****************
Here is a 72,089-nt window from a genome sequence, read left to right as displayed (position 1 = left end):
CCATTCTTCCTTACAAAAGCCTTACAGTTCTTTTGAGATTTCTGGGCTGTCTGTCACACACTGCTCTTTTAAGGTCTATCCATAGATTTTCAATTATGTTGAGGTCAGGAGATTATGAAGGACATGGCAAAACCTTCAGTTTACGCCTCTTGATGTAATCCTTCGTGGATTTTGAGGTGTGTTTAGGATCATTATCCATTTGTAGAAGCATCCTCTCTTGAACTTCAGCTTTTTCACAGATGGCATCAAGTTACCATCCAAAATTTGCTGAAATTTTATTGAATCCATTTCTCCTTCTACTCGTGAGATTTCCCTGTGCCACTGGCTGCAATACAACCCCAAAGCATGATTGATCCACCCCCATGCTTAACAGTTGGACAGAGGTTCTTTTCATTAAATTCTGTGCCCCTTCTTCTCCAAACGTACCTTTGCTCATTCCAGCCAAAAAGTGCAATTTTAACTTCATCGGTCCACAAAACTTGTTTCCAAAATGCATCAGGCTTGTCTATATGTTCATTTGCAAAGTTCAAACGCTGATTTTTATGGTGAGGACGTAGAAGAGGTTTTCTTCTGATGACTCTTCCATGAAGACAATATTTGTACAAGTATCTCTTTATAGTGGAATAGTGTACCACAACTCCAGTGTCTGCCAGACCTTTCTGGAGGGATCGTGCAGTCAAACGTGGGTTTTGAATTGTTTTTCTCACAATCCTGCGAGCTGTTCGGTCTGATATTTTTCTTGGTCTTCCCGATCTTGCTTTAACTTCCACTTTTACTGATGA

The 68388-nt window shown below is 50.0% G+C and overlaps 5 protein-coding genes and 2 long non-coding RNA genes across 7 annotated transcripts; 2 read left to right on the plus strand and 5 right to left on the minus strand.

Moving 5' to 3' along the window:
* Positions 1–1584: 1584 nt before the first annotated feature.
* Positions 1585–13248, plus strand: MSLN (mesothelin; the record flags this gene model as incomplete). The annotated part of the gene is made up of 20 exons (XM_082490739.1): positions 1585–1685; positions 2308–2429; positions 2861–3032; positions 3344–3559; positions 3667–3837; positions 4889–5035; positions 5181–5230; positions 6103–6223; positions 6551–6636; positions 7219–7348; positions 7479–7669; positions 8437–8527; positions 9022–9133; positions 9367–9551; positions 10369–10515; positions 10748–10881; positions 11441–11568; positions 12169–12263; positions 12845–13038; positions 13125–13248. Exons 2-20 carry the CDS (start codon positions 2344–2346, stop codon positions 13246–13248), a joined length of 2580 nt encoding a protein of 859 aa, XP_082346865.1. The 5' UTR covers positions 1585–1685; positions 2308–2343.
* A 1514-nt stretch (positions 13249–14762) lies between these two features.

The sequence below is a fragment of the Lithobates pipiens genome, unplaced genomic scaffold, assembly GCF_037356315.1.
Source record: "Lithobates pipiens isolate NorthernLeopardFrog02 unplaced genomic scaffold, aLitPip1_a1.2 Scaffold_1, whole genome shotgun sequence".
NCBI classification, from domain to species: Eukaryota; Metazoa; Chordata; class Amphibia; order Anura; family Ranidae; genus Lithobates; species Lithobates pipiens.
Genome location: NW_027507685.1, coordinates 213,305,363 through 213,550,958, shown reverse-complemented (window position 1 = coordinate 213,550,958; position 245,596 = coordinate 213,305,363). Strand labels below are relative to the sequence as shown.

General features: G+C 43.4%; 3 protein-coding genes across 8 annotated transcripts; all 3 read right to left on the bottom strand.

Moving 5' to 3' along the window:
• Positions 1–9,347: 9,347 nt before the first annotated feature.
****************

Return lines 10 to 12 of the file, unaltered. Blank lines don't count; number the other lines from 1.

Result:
NCBI classification, from domain to species: Eukaryota; Metazoa; Chordata; class Amphibia; order Anura; family Ranidae; genus Lithobates; species Lithobates pipiens.
Genome location: NW_027507685.1, coordinates 213,305,363 through 213,550,958, shown reverse-complemented (window position 1 = coordinate 213,550,958; position 245,596 = coordinate 213,305,363). Strand labels below are relative to the sequence as shown.

General features: G+C 43.4%; 3 protein-coding genes across 8 annotated transcripts; all 3 read right to left on the bottom strand.